13. Before becoming a judge where did you practice?

    After law school I worked in the legal department at Detroit Edison, Michigan Basic Property Insurance Association and AAA Michigan. I also worked as an assistant prosecuting attorney for Wayne County

  14. Did you have any mentors as you gained experience in the law and practice?

    I had several most of whom all participated in my investiture ceremony when I became a judge Wayne County Prosecutor Kym L. Worthy, the late Hon. Willie G. Lipscomb Jr 36th District Court, Thomas J Killeen and Sheila Walker.

  15. How old where you when you had the worst hair cut ever and what style was it?

    When I was 6 or 7 my mother was in cosmetology school and learning to style the 80’s trend known as the Jehri Curl. My brothers and I played the unfortunate role of her practice models. Let’s just say those are some childhood photos I’d rather forget.

  16. What was the hardest part of transitioning from law practice to being a judge?

    The isolation. Being a judge requires you to change the way you socialize. There are a lot of places you can no longer go or things you can no longer do once you take the bench. Even simple things like participating in social media or going out to lunch and dinner with practicing attorneys can cause problems for a judge if you aren’t very careful. For the most part on a daily basis you really don’t interact with people beyond the staff assigned to your courtroom. I am a very social person so that was the biggest adjustment for me.

  17. Do you take an active role in assisting parties in settlement discussions? Do you prefer independent facilitation/mediation?

    Currently assigned to the criminal division my role in pretrial resolution of a case is very limited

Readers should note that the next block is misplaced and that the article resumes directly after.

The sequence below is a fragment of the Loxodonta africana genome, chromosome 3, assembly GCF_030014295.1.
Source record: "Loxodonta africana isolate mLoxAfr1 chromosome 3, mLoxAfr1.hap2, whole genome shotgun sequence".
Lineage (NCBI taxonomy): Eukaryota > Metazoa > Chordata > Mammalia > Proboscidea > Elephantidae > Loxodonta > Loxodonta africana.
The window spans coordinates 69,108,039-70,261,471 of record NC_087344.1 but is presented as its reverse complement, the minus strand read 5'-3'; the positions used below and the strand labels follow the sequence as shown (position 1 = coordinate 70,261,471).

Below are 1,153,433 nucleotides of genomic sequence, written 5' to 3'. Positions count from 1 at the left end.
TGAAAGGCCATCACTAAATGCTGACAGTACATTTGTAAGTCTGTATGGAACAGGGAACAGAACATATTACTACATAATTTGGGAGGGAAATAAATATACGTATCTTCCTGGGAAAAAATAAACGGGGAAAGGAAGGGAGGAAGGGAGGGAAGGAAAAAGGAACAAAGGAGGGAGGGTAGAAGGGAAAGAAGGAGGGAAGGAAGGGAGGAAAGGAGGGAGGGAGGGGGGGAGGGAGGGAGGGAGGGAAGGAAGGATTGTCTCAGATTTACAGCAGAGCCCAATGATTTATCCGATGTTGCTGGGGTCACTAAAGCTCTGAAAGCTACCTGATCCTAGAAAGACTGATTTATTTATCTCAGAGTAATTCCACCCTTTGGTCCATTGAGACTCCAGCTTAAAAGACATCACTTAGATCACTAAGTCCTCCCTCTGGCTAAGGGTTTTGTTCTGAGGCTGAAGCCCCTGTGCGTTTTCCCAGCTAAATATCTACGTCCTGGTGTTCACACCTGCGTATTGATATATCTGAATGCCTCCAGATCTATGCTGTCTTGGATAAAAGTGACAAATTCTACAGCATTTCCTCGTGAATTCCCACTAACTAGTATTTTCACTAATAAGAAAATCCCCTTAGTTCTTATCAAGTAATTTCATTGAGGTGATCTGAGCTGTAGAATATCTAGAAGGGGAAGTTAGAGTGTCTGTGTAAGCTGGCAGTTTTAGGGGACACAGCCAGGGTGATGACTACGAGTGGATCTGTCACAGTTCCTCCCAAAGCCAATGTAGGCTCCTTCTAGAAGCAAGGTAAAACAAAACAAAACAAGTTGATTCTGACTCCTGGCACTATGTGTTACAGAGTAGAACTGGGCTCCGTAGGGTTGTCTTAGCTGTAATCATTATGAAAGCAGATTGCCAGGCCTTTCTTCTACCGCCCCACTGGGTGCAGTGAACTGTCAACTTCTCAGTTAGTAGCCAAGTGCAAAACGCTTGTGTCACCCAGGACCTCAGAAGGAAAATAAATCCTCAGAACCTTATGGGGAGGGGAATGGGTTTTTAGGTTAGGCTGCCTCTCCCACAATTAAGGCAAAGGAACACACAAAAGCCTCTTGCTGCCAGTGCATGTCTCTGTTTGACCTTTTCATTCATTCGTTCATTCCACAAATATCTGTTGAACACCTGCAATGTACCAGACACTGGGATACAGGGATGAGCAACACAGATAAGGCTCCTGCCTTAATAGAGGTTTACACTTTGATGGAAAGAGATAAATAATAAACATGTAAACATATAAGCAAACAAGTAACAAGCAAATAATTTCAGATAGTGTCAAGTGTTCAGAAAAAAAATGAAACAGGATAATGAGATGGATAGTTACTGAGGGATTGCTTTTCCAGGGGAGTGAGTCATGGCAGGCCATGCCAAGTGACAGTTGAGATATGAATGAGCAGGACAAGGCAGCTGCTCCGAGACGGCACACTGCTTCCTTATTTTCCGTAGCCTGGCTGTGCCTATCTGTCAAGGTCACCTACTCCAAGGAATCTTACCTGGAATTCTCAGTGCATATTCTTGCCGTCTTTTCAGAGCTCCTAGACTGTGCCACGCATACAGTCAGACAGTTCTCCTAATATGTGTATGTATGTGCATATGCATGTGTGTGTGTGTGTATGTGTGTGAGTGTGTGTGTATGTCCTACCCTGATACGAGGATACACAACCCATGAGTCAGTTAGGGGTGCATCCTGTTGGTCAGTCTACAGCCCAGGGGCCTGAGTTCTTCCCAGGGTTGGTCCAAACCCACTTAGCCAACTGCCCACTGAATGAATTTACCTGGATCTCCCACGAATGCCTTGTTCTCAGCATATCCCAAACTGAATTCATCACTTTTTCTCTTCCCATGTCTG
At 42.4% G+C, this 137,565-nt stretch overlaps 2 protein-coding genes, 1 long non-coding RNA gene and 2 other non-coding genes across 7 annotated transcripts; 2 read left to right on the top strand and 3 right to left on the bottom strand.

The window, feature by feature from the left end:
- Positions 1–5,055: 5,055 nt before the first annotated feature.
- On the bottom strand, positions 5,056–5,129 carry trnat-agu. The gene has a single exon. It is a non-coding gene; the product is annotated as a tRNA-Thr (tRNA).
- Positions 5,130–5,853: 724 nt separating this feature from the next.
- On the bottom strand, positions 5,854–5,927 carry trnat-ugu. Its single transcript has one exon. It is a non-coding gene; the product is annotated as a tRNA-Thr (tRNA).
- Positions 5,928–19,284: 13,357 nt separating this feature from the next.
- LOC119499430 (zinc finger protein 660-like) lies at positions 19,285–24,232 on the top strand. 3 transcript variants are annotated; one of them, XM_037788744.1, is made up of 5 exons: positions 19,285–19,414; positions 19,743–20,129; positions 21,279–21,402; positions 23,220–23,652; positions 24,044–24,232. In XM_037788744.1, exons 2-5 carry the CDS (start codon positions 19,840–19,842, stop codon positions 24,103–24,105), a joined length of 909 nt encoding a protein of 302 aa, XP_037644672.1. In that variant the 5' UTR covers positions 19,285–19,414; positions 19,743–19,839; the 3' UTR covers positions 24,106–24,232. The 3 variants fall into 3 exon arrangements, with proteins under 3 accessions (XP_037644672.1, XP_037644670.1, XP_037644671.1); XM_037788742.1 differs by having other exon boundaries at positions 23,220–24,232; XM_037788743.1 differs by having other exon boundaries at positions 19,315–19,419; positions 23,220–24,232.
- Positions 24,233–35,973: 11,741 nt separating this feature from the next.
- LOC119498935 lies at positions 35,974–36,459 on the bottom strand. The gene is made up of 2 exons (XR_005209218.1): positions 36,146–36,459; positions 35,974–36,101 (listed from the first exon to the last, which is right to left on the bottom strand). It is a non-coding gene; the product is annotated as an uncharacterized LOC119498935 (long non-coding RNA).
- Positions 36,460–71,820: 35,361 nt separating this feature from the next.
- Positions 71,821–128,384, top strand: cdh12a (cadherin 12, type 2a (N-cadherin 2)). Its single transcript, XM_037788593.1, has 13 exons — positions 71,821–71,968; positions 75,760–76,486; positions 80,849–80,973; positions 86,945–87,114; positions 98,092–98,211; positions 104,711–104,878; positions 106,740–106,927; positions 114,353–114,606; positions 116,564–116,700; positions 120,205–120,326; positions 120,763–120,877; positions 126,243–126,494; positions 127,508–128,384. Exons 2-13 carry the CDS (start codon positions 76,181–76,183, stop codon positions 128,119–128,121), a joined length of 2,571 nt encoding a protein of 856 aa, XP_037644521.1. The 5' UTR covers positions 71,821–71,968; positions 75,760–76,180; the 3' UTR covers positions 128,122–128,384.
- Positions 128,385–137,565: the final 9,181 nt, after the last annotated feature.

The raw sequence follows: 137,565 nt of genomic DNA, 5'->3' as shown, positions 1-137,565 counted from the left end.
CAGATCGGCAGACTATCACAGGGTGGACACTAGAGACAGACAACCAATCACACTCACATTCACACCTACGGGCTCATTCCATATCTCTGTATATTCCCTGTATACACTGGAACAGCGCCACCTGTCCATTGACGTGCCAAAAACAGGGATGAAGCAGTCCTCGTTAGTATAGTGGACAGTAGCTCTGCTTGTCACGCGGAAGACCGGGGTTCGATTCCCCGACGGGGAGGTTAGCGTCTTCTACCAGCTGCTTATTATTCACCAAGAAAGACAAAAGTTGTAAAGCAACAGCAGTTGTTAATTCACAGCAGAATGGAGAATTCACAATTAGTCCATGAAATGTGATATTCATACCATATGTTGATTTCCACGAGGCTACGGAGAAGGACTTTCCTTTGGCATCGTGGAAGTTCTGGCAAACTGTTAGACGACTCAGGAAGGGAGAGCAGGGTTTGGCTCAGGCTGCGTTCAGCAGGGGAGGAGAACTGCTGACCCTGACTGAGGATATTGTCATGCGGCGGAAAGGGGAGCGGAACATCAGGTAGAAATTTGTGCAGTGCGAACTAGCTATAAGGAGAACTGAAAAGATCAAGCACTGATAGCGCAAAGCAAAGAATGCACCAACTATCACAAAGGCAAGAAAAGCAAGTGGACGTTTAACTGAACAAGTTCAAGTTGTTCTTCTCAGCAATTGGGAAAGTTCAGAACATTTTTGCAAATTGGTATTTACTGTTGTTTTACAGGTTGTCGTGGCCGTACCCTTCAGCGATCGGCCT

18. If you could be any animal what would it be and why?

    A house cat … they pretty much have it made they get to just lay around the house and have some human wait on them hand and foot or would that be paw and claw? At any rate I think they have it made

  19. Do you prefer attorneys to remain at the lectern in trials if they are speaking or questioning?

    The courtroom is the stage for a litigator and the trial is their theater they should be free to move about the courtroom

  20. Without embarrassing anyone, do you have a memorable courtroom gaffe of yours or an attorney you can share?

    As a practicing attorney I was trying a major homicide case with national media attention I stood to question a witness and had no idea the zipper on my pants was completely undone. The officer in charge had to tap me and let me know the front door was wide open. I was mortified!! Also when I first took the bench I had a habit of saying objection when something objectionable was said by a litigant. Having been a trial lawyer for so many years it was just a reflex or instinct to say objection when I heard the rules of evidence being broken and it took about a month for me to stop doing that